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Showing posts from November, 2014

Moving code from ESP8266 to ESP32

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A while ago I made a mashup of Dan Royer's code CNC 2 Axis Demo with my own code for trapezoidal motion stepper and servo control for ESP8266.

I assumed porting the code to the ESP32 would be trivial, and that was true for the most part: changes like library name being Wifi.h instead of Wifi8266.h were not a problem. UDP now does not like multicharacter writes but you can use print instead. So far so good.

However, when it came to the interrupt code I was stuck with the stepper interrupt causing an exception sometimes. And to make things weirder, the servo interrupt worked flawlessly (both of them had the IRAM_ATTR directive if you ask me).

Going little by little, I could narrow down the culprit to a floating point operation during the interrupt, that would cause problems sometimes but not always. Browsing around I found this post. Where the solution was simple: do not use floats within the interrupt routines but doubles. The reason was the float calculation would be performed by…

Loading TinyG2 in the Arduino DUE

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I have been intrigued for a while with TinyG controller and their S-shaped speed
curves. It is an
evolution from simpler trapezoidal speed patterns used by GRBL software and by most 3D printer firmwares out there too.

However, TinyG (besides a South Korean music group) is not designed to work on a regular Arduino but over more powerful Atmel processors, the XMega series. While the software is open source, it does not help if you do not have the right processor. But lately I am giving a course where I have borrowed an Arduino DUE, which happens to be supported by TinyG project too.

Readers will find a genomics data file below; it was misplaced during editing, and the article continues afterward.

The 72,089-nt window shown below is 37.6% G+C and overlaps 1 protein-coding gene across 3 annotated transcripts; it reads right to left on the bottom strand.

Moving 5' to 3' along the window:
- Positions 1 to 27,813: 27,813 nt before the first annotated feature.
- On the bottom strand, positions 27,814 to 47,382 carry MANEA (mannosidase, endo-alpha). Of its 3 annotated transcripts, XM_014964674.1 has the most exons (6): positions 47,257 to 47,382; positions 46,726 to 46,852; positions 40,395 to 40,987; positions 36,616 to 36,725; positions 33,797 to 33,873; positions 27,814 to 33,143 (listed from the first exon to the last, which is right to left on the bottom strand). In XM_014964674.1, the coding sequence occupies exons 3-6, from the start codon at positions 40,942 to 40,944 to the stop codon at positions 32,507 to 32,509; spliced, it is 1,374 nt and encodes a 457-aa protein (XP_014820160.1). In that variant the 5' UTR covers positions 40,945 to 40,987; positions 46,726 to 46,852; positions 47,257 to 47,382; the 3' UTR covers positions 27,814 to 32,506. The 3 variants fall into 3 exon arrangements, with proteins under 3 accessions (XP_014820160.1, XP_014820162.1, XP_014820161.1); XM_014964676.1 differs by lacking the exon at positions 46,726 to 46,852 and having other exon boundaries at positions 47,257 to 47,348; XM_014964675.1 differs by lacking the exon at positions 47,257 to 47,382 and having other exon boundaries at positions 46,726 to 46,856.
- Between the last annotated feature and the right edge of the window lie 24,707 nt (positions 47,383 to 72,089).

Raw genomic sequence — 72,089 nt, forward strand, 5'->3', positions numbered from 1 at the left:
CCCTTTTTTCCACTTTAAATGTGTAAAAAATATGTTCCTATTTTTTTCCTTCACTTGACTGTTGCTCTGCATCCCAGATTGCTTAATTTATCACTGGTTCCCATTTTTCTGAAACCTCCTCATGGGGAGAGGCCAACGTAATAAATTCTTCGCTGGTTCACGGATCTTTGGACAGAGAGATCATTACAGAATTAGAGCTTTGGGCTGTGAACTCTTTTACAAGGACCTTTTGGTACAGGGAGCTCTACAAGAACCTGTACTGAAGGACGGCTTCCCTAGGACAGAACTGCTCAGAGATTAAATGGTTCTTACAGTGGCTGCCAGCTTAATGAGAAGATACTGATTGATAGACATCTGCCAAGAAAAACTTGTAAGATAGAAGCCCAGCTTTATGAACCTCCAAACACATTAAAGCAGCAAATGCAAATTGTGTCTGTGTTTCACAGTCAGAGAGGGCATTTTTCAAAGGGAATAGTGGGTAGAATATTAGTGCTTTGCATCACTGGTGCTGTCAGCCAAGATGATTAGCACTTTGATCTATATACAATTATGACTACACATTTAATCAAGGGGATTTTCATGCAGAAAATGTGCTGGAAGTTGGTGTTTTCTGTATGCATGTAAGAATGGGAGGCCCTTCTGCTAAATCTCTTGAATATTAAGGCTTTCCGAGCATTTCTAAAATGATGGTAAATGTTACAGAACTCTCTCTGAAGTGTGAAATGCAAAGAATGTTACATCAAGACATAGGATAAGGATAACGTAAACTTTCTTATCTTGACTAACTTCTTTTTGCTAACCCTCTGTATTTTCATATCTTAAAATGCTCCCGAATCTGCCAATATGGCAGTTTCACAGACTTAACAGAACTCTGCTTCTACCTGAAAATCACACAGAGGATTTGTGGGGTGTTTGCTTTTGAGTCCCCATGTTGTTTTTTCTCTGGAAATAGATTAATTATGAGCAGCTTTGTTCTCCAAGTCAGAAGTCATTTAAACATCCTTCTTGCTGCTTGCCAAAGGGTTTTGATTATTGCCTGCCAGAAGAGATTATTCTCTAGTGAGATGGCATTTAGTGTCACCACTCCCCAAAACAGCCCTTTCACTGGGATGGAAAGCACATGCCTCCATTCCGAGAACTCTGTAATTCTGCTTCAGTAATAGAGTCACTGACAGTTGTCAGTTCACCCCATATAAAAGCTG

Uploading the code has been a bit of challenge, partly due to my attempt of using a USB cable with broken data wires (I did not know that as I use it for charging my cellphone). But even with a good cable, the upload process, at least using OSX was a bit of a challenge. It all comes down to a not entirely cooked script from their github.

As I am not familiar with ARM development conventions, I see there is…

Another one bitten by the bug

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While I have been doing electronics since I was a kid I never owned an oscilloscope before. At a local meeting of Arduino users a colleague mentioned me there was a very good offer of a four channel sampling oscilloscope. Not that I need to use it very often but I was curious enough to see how instruments have evolved lately I decided it was about time to have my own scope so it was kind of a birthday gift I bought to myself (if that makes any sense).

First thing I have measured, just because it's right next to me is the the ringing of my 3D printer's hotend PID regulator output. It has been mentioned voltages can get pretty high over there in RAMPS boards and boy, that is true. At around a 50-volt spike is produced when the load is switched off. And the real value can only be appreciated if you freeze the sampled signal and expand widely the time axis, as the spike duration is below 1us. I guess total energy is so small the MOSFET is not really damaged (as it has been sittin…